Claims (20)

What is claimed is:
1. A method comprising:
receiving, from a first graphics context in execution, a request to modify contents of a first frame buffer;
determining whether the first frame buffer is in use;
when the first frame buffer is determined to be in use, suspending execution of the first graphics context;
while the execution of the first graphics context is suspended, executing a second graphics context at a processor until the second graphics context is stalled when attempting to execute a change to contents of a second frame buffer that is in use; and
when the second graphics context stalls, resuming execution of the first graphics context at the processor based on determining that the first frame buffer is no longer in use.
2. The method of claim 1, further comprising:
completing a first flip request; and
storing a first value at a first storage location.
3. The method of claim 2, further comprising:
resuming execution of the first graphics context in response to identifying that the first value is stored at the first storage location.
4. The method of claim 1, further comprising:
receiving a synchronization signal for a display device from the display controller; and
determining that rendering of the first frame buffer is complete by identifying that a first value is stored at a first storage location in response to receiving the synchronization signal.
5. The method of claim 4, wherein the synchronization signal comprises a vertical synchronization signal.
6. The method of claim 4, wherein the synchronization signal comprises a horizontal synchronization signal.
7. The method of claim 1, further comprising:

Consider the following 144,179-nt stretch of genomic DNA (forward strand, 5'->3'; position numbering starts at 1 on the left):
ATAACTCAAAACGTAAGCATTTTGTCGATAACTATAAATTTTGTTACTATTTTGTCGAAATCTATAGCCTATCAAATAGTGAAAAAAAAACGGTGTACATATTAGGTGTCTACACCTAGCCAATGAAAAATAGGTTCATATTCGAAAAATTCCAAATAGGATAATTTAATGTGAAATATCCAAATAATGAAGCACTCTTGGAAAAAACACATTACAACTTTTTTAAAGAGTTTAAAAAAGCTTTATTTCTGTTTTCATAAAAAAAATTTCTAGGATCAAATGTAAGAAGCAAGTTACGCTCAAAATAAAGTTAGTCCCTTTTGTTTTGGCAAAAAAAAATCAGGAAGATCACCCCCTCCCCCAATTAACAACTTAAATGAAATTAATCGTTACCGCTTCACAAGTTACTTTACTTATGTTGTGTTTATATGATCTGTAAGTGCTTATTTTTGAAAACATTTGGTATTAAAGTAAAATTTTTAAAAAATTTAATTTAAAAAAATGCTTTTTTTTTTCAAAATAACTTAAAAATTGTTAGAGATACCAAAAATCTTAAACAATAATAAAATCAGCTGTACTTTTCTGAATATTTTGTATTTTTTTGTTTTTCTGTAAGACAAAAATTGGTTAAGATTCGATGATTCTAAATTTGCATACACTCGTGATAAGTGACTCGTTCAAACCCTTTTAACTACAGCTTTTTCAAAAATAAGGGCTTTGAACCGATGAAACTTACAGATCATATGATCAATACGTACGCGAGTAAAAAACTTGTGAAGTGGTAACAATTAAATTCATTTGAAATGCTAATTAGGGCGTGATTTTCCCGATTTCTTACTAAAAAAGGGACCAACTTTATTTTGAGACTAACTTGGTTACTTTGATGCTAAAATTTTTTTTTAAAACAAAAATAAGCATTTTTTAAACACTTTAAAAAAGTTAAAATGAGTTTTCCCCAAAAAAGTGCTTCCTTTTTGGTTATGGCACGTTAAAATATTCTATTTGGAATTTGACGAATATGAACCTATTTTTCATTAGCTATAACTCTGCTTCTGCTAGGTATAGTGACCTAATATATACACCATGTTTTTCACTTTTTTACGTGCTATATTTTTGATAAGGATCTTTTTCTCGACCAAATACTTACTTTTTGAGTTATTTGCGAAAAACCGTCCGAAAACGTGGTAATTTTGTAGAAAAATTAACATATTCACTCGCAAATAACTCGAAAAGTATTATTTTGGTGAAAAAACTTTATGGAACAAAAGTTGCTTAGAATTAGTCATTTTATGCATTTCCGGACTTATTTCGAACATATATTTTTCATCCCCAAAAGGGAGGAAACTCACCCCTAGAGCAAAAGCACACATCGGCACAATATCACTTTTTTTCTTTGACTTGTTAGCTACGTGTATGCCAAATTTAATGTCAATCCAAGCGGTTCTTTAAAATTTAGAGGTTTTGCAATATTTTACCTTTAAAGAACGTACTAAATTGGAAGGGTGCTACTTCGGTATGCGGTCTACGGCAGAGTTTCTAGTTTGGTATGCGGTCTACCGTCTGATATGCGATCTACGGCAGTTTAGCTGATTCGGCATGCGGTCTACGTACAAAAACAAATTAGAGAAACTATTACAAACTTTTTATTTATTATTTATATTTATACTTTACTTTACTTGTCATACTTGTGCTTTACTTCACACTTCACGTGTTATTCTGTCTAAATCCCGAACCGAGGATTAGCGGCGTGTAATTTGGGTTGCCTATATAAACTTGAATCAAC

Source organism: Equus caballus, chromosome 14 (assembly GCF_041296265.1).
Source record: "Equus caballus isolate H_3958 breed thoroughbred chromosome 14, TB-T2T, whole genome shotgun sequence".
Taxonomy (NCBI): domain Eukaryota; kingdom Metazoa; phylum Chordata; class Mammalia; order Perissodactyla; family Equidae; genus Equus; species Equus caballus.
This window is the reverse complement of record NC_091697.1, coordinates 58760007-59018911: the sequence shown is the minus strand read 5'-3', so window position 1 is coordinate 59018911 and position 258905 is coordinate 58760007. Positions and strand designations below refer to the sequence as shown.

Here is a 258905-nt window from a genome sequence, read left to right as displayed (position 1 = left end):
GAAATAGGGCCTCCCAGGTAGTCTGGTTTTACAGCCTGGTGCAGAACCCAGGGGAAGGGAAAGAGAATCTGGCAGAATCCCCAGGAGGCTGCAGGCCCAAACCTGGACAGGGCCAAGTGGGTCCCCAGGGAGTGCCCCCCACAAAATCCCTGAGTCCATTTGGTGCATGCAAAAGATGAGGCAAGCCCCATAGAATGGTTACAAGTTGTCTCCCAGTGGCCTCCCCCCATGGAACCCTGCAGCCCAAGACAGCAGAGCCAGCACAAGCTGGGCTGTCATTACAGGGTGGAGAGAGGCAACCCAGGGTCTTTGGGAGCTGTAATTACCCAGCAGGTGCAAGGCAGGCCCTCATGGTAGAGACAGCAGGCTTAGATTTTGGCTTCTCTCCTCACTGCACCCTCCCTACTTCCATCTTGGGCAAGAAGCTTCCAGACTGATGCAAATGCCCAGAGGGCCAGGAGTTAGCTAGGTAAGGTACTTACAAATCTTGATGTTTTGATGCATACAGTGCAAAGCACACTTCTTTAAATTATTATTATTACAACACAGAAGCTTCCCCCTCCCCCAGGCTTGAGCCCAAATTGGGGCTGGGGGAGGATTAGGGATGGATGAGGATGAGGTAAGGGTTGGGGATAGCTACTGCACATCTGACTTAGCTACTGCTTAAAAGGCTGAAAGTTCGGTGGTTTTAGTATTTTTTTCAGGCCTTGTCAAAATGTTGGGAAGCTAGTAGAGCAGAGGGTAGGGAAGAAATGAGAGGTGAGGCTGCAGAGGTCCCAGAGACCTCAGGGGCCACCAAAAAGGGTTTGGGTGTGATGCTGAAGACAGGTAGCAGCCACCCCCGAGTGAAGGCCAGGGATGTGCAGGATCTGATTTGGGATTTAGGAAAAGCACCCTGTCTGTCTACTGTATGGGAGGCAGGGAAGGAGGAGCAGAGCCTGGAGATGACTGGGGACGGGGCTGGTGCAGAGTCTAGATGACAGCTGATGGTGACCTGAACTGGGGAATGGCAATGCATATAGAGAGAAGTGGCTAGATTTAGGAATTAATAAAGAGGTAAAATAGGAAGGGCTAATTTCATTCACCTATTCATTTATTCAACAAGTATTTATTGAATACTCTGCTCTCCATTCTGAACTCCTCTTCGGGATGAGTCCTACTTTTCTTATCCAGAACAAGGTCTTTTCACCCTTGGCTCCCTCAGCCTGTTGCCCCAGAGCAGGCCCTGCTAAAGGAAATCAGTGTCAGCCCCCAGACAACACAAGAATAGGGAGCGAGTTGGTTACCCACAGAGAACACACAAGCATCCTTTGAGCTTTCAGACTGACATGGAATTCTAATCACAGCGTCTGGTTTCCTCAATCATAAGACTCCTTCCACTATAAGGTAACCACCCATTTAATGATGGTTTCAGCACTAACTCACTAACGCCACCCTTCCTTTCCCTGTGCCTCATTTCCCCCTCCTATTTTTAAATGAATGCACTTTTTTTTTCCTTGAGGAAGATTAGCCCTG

selecting the second graphics context from a plurality of pending graphics contexts available to execute at the processor, wherein:
the second graphics context includes a set of instructions and state information for an object to be displayed by a display device; and
the second graphics context remains pending until the processor identifies the second graphics context is no longer to be displayed.
8. The method of claim 7, further comprising:
in response to receiving a flip request at the processor from the second context, maintaining execution of the second context in response to the second context being associated with modification of data at the second frame buffer while the second frame buffer awaits use for display.
9. The method of claim 1, further comprising:
composing a composite frame from the first frame buffer and the second frame buffer.
10. At a processor comprising a plurality of frame buffers available for selection by a display controller for display, a method comprising:
scheduling execution of a first graphics context and a second graphics context of a plurality of graphics contexts to render the plurality of frame buffers by the display controller;
determining whether a first frame buffer of the plurality of frame buffers is in use based on receiving a request to modify contents of the first frame buffer;
when the first frame buffer is determined to be in use, suspending the execution of the first graphics context;
while the execution of the first graphics context is suspended, executing the second graphics context until the second graphic context is stalled when attempting to execute a change to content of a second frame buffer of the plurality of frame buffers; and
when the second graphics context stalls, resuming the execution of the first graphics context based on determining that the first frame buffer is no longer in use.